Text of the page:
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Programming iOS 4 by Matt Neuburg

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Chapter 26. Modal Dialogs

A modal dialog demands attention; while it is present, the user can do nothing other than dismiss the dialog. You might need to put up a simple modal dialog in order to give the user some information or to ask the user how to proceed. Two UIView subclasses are provided that construct and present rudimentary modal dialogs:

UIAlertView
A UIAlertView pops up unexpectedly with an elaborate animation and may be thought of as an attention-getting interruption. An alert is displayed in the center of the screen; it contains a title, a message, and an indefinite number of additional buttons, one of which may be the cancel button, meaning that it does nothing but dismiss the alert. The cancel button appears last, slightly separated from the other buttons. Often there is only a cancel button, the primary purpose of the alert being to show the user the message (“You won the game”); the additional buttons may be used to give the user a choice of how to proceed (“You won the game; would you like to play another?” “Yes,” “No,” “Replay”).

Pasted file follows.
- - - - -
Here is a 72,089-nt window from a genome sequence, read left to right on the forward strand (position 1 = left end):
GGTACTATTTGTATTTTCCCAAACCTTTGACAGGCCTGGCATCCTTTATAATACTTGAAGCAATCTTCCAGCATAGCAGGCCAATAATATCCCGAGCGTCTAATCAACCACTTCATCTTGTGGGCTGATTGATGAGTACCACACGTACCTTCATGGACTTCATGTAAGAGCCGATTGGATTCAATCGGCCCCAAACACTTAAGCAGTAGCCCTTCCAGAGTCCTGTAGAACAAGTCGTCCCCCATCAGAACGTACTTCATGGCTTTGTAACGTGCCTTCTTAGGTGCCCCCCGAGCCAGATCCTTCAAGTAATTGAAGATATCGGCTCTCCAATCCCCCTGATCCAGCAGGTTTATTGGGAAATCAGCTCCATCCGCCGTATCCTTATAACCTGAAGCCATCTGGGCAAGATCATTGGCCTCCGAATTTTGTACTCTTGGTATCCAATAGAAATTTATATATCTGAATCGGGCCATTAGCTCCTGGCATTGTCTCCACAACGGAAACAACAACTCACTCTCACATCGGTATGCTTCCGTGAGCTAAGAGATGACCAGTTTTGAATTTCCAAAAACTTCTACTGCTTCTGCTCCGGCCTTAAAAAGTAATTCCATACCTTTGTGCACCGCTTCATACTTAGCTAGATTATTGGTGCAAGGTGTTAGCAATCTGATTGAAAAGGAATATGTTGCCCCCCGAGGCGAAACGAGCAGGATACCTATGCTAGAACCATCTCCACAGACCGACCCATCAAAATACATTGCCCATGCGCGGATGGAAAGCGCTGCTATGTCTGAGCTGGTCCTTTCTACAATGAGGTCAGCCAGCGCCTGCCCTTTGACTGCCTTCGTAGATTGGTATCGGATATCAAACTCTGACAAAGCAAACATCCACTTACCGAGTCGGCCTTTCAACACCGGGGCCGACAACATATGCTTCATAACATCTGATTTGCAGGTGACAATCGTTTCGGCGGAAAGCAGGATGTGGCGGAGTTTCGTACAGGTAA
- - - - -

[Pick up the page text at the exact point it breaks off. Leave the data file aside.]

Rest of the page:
UIActionSheet
A UIActionSheet may be considered the iOS equivalent of a Mac OS X menu. An action sheet is displayed arising from the interface: on the iPhone, it slides up from the bottom of the screen; on the iPad, it is typically shown in a popover. It consists of an indefinite number of buttons (there can be a title, optionally, but there usually isn’t); one may be the cancel button, which appears last (though on the iPad, for ...

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